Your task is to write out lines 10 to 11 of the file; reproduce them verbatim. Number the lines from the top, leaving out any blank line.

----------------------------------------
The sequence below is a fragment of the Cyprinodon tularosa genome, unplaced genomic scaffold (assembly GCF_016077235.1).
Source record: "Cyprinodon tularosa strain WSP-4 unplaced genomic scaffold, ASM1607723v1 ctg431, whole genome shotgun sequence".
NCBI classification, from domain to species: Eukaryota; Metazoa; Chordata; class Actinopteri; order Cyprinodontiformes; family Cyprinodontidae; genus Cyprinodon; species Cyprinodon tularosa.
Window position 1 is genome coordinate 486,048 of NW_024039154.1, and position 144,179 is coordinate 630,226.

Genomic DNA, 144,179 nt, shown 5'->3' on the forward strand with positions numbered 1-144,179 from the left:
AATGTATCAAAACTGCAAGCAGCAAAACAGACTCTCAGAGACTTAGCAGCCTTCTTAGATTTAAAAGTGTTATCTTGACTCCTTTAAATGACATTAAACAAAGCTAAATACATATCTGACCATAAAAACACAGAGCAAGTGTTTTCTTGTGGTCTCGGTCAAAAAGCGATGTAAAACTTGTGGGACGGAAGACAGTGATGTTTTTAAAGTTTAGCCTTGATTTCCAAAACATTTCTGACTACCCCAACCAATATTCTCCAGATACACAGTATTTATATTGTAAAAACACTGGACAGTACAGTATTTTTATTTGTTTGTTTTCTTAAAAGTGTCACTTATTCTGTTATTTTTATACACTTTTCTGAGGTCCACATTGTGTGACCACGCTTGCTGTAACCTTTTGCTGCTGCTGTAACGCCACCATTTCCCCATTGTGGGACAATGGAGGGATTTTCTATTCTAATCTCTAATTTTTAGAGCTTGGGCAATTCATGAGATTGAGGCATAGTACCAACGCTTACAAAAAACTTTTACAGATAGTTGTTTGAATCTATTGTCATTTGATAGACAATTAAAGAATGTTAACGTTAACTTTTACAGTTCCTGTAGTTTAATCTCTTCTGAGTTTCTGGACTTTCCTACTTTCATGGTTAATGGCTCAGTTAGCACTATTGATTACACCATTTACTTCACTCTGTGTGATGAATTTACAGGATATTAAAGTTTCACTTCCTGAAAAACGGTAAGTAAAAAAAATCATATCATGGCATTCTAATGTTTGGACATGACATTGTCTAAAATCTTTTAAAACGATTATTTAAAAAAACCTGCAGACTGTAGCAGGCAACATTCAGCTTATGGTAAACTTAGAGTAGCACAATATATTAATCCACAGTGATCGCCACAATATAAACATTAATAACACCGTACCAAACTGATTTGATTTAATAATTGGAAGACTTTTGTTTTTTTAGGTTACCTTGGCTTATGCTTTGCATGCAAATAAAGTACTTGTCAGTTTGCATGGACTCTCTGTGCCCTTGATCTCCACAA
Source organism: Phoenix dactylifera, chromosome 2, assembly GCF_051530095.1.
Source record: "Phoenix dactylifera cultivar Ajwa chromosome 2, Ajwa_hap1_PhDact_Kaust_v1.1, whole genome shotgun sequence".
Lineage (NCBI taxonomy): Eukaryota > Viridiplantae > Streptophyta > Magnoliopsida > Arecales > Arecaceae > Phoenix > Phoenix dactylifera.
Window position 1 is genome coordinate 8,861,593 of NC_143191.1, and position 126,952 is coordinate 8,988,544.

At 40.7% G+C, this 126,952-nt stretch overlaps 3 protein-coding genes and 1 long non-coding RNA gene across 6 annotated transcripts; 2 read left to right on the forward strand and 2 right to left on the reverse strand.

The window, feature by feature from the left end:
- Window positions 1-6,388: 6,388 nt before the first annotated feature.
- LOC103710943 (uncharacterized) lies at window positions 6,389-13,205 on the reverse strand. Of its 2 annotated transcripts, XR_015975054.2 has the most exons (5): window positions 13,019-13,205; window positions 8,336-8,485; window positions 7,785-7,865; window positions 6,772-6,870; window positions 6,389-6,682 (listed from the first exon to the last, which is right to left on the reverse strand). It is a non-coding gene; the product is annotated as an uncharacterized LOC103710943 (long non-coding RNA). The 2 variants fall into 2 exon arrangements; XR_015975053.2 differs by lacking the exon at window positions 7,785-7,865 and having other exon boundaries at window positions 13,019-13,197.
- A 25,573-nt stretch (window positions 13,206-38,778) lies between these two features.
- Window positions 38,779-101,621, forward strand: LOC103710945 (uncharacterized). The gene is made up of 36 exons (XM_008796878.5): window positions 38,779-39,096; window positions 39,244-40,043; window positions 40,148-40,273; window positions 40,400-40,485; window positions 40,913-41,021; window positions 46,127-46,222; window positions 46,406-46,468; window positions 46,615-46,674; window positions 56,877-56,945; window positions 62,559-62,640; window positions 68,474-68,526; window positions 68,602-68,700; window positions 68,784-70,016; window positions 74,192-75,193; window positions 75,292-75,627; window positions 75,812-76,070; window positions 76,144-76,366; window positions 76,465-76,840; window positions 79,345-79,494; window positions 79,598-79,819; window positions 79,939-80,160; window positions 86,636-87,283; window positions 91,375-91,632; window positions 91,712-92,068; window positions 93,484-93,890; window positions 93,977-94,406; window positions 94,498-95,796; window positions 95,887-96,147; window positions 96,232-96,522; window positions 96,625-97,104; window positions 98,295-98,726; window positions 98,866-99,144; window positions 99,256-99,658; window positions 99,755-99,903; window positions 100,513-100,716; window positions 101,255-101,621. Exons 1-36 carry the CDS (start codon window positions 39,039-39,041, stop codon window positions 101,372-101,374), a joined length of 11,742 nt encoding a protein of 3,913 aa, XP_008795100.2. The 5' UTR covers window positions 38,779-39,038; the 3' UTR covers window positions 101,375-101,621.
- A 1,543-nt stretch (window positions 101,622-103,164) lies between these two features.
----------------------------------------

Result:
Window position 1 is genome coordinate 8,861,593 of NC_143191.1, and position 126,952 is coordinate 8,988,544.

At 40.7% G+C, this 126,952-nt stretch overlaps 3 protein-coding genes and 1 long non-coding RNA gene across 6 annotated transcripts; 2 read left to right on the forward strand and 2 right to left on the reverse strand.